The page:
Next up in the PEST framework is social factors. Australia has a smaller population than most other countries. As of 2018, it’s nearly 23 million. The average life expectancy differs by men and women; men average around 80 years and women 84 years.
Australia is multicultural and multiracial. Despite having a mass immigration policy adopted back in World War II, the discussion of refugees and immigration is a touchy topic for citizens.
There are three social classes in Australia: the working, middle, and upper class. What separates these classes? This is debatable. The upper class is typically 5-10 percent with property, capital, and ownership being their main sources of income. The middle class is the people who don’t have manual jobs. And more than 20 percent of the population identify as manual workers (the working class).
The upper class has expensive homes, cars, and clothes. However, the middle class can easily have these same objects. It may all just be mimicry though. For the middle class, this doesn’t hurt them much, but the working class can become indebted by trying to appear more wealthy. Classes are also identified by mannerisms, entertainment, and sports participation.
Australia puts emphasis on higher education. You can choose between universities and TAFE (institutions of technical and further education). Going to either of these institutions is also affected by your wealth and social status.
Technological influences of Australia: No more encryption
Australia is known for its technological innovations. It adopts new technology more frequently than countries in similar standing. The purchasing of new technology is expected to reach $65 billion this year.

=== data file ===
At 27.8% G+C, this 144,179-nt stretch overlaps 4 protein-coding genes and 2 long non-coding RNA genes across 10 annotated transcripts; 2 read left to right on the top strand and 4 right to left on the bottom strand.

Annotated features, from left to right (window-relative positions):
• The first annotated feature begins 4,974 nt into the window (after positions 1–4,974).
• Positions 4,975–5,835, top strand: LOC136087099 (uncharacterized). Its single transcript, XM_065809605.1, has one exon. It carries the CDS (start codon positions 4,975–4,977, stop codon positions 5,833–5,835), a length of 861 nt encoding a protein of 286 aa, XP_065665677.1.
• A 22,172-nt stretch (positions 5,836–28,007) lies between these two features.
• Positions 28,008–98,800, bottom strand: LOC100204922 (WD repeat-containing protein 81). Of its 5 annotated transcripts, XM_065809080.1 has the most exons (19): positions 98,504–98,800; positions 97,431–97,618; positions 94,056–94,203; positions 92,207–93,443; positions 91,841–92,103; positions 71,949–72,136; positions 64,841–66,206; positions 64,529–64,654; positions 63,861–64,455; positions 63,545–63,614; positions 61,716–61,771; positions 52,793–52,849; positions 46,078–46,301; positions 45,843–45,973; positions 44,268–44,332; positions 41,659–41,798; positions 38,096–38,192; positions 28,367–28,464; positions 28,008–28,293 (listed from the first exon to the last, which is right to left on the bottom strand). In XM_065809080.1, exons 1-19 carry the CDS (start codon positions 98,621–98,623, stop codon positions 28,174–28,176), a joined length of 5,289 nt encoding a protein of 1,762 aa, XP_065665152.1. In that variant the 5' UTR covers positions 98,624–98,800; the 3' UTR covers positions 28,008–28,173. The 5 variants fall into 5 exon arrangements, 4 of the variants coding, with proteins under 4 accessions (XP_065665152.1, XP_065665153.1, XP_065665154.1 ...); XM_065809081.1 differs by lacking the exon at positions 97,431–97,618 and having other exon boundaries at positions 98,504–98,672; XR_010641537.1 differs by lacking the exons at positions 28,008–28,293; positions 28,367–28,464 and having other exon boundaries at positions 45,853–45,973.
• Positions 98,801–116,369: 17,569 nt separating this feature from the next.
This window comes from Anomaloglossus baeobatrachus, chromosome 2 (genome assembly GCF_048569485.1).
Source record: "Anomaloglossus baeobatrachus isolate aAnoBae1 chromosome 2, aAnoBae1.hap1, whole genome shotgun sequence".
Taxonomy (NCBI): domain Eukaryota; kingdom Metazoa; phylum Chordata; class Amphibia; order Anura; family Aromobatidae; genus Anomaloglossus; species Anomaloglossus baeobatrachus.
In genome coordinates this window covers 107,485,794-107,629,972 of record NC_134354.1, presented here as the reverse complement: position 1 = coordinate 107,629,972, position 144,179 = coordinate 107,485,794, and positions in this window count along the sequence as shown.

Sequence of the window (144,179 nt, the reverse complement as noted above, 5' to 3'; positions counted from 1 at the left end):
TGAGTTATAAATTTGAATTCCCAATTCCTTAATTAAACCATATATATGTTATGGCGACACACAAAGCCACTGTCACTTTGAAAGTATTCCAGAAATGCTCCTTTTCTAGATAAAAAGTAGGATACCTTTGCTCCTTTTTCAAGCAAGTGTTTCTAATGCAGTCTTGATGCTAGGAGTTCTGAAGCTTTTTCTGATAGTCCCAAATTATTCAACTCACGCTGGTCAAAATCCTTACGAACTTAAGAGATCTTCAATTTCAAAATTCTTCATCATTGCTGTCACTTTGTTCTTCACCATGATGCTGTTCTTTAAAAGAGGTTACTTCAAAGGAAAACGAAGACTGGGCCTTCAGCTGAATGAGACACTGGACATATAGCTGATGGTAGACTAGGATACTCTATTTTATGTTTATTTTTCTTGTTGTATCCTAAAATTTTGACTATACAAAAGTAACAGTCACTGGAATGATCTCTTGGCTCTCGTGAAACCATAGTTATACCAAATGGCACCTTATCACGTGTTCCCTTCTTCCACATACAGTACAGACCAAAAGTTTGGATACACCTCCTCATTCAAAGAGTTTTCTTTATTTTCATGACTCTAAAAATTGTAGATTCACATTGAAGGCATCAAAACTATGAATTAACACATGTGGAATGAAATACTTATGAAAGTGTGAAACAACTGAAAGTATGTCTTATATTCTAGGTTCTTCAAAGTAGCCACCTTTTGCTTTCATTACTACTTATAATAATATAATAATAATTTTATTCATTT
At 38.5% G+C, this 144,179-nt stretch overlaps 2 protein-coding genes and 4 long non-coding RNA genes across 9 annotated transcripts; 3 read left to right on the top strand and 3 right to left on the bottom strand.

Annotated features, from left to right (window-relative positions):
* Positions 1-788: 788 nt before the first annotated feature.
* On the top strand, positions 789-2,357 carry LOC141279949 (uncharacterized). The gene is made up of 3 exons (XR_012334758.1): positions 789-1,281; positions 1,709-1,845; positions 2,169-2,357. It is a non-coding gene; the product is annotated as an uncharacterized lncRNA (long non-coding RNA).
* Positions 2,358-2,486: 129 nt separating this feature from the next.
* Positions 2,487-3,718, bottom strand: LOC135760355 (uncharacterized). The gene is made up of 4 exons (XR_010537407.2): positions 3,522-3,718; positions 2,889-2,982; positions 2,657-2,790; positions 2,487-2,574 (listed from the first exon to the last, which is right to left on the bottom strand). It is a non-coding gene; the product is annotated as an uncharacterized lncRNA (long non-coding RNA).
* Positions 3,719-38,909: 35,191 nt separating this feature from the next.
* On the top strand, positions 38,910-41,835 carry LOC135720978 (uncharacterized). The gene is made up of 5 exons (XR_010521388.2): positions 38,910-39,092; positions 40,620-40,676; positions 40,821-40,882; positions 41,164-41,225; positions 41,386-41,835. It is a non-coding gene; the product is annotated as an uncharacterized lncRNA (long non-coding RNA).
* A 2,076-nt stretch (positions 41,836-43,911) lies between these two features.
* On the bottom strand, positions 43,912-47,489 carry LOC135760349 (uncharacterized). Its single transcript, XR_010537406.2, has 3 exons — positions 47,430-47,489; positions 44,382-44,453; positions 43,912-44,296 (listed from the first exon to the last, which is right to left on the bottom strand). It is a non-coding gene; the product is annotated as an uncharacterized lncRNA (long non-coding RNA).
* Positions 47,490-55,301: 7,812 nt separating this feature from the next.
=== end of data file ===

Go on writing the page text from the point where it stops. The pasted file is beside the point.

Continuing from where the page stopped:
There’s trouble regarding technological policies and research. Most research and development falls towards national research centres, while university researchers must struggle over funding resources. The government funds over 50 percent of all the research and development; industries contribute around 40 percent.
Then there’s the new law passed by government officials regarding encryption. The government has passed a controversial law to allow police and security to access anyone’s encrypted messages.
Encryption is supposed to hide information from anyone but the intended target or user. In this case, the government is forcing a “back door” in the name of “protection”. The government believes this will help solve cases relating to terrorism and criminal exploits. Users and security experts don’t agree.
The “back door” use isn’t confined to just police and governmental parties. Once created, anyone who wishes to gain access can exploit this back door for their own personal gain. As such, shared information becomes vulnerable to anyone and everyone.
To citizens, this is an invasion of privacy. It also means products using end-to-end encryption, like WhatsApp and Signal, are expected to change for this policy. People outside of Australia fear similar policies will be adopted into their home countries too.
Australia is a beautiful country with ample options for outside investors. Economic growth is on the rise, although slowly. Even though the country is quickly adaptable and transparent with policy changes, it doesn’t necessarily listen to the gripes of the people as demonstrated in this PEST example. The new law affecting encryption and data privacy is deemed a step back by most citizens and security experts. That won’t stop the change though, as the government feels it’s doing what’s best for the citizens.